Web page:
PT and BC are men that have earned their respect and status alongside statesman and other kinds of leaders and should be shown as equals to these.
We musn't forget though that these are working class men with normal families. To be elevated as proper formal statues must feel great to them and being honoured in this way - in suits and standing is very dignified and suitably grand. The key to the success of this design would be exhaustive detail - every crease and element including the medal box PT is holding on Brian's shoulder. The lady atop of the trophy from which it got its name, the ribbons on it. The ties that they are wearing, Brian’s is one of those that came with a matching shirt, Peter’s is on of Dave Mackay’s, wafting in the wind. The Ram on PTs blazer facing the opposite way to those on his tie, the parker pen in his pocket. Beautiful details with stories of their own.....get it absolutely perfect as if it was that day at the BBG all over again, when the crowds saw them parade the trophy.
The Football League Championship Trophy was the top trophy and the hardest to win, also represented their bread and butter.
These men also the perfect illustrations of other great philosophers' words, ideals and prophecies which could be inscribed below the figures - quotes from every culture - what a message that would be! And what better and more appropriate message could there be for our statue than this:
"Friend, if you possess some good, let us be friends,
Let us be partners for doing good,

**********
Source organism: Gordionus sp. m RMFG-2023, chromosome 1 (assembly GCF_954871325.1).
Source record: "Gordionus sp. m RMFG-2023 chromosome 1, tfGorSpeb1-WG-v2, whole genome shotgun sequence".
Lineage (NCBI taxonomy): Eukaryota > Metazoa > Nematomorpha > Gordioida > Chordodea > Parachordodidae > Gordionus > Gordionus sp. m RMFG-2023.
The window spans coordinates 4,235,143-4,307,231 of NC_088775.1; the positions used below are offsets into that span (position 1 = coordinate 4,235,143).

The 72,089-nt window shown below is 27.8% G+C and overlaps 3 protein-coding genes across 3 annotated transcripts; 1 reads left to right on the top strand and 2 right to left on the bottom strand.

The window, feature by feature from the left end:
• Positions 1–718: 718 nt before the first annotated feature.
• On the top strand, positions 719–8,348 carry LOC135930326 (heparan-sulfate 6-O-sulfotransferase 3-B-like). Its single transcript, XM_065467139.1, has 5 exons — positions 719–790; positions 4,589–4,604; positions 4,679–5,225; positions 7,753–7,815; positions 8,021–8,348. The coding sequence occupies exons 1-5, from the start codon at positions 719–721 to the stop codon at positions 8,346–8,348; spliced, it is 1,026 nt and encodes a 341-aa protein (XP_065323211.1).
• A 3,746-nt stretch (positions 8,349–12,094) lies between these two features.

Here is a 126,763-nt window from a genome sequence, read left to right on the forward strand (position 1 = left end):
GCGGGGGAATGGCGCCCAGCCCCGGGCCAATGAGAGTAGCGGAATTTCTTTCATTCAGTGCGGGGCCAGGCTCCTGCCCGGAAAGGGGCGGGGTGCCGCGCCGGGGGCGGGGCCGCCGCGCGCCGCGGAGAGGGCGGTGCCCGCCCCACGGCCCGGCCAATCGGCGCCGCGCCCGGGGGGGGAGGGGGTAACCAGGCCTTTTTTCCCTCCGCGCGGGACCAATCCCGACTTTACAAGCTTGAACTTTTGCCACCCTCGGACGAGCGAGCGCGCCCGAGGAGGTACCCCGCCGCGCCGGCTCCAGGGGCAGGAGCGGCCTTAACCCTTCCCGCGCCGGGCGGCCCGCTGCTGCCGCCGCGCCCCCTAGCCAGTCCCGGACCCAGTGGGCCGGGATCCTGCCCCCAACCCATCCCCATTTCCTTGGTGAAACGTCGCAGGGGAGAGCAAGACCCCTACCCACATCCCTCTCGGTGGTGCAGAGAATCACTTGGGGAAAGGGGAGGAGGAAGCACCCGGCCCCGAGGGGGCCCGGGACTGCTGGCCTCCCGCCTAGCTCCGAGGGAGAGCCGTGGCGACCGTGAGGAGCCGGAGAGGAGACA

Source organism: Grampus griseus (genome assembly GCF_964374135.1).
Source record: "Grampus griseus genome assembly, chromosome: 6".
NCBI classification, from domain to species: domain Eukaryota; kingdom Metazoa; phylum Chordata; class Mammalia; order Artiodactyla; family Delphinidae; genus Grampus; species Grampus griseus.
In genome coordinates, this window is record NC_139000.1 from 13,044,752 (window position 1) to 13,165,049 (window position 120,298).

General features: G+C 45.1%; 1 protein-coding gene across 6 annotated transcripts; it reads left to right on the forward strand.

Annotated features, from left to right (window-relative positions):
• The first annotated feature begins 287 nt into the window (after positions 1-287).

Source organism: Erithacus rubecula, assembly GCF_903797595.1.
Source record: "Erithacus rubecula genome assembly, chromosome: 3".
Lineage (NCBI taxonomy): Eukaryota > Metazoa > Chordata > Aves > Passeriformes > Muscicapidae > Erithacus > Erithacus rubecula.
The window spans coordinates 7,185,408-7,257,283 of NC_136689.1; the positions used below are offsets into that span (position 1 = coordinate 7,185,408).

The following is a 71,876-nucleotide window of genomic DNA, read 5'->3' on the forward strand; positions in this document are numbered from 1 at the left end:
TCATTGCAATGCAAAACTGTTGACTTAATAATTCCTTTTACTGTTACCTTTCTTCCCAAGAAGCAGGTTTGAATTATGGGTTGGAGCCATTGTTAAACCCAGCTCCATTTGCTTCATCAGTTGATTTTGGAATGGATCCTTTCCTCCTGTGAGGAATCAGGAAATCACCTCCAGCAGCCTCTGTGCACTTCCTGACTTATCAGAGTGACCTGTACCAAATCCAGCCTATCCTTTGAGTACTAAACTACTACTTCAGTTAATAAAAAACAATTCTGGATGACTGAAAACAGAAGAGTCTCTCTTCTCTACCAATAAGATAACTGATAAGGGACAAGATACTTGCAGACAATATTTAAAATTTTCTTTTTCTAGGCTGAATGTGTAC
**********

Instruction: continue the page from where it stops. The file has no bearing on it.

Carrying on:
And let us ignore each other's flaws".
(This quote was superceeded by the circle of words which we as a committee chose between us as being both associated with the two men in their speech and at the same time representing their values – and capable of being understood in any language: Unity; Solidarity; Harmony etc.)
This is perhaps my favourite story and its from Duncan Hamilton, the journalist who also wrote Provided you don't Kiss Me,
On a Friday he had a habit of writing out his team sheet to the accompaniment of a Frank Sinatra record. A 'gramophone player’ (he never referred to a 'record’ or 'tape deck’) sat on the low glass-fronted bookcase in his office. A drawing of Sinatra hung on the wall. He would sometimes spend a long time hunting for his reading glasses before beginning the painstaking process of putting down each name in large capital letters.
'You know,’ he said one day, handing me the team sheet, 'I’d love all of us to play football the way Frank Sinatra sings… all that richness in the sound, and every word perfect. How gorgeous would that be?’
His face glowed like a fire, and he began to sing along with Sinatra, always a word ahead of him, as if he needed to prove that he knew the lyrics.
'I’ve got you… under my skin…’ He rose from his chair, still singing and began to pretend he was dancing with his wife. When the song finished, he laughed until tears ran down his cheeks. He fell back into his chair, arms and legs splayed.
The gentle smile looked as if it might stay on his face for ever.